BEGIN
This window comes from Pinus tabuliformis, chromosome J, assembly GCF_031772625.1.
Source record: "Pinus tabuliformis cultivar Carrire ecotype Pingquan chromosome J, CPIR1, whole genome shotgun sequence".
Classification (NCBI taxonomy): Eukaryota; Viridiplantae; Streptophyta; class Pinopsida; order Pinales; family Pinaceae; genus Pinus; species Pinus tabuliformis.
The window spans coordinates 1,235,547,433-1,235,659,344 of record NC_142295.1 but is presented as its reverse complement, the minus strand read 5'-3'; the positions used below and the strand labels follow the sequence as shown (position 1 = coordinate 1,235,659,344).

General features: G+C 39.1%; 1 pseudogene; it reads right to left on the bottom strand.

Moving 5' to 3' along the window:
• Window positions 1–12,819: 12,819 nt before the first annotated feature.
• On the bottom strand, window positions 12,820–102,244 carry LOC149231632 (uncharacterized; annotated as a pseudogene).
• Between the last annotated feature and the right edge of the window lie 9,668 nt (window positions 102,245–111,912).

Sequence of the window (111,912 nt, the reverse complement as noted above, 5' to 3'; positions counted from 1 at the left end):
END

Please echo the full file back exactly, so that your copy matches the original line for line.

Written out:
This window comes from Pinus tabuliformis, chromosome J, assembly GCF_031772625.1.
Source record: "Pinus tabuliformis cultivar Carrire ecotype Pingquan chromosome J, CPIR1, whole genome shotgun sequence".
Classification (NCBI taxonomy): Eukaryota; Viridiplantae; Streptophyta; class Pinopsida; order Pinales; family Pinaceae; genus Pinus; species Pinus tabuliformis.
The window spans coordinates 1,235,547,433-1,235,659,344 of record NC_142295.1 but is presented as its reverse complement, the minus strand read 5'-3'; the positions used below and the strand labels follow the sequence as shown (position 1 = coordinate 1,235,659,344).

General features: G+C 39.1%; 1 pseudogene; it reads right to left on the bottom strand.

Moving 5' to 3' along the window:
• Window positions 1–12,819: 12,819 nt before the first annotated feature.
• On the bottom strand, window positions 12,820–102,244 carry LOC149231632 (uncharacterized; annotated as a pseudogene).
• Between the last annotated feature and the right edge of the window lie 9,668 nt (window positions 102,245–111,912).

Sequence of the window (111,912 nt, the reverse complement as noted above, 5' to 3'; positions counted from 1 at the left end):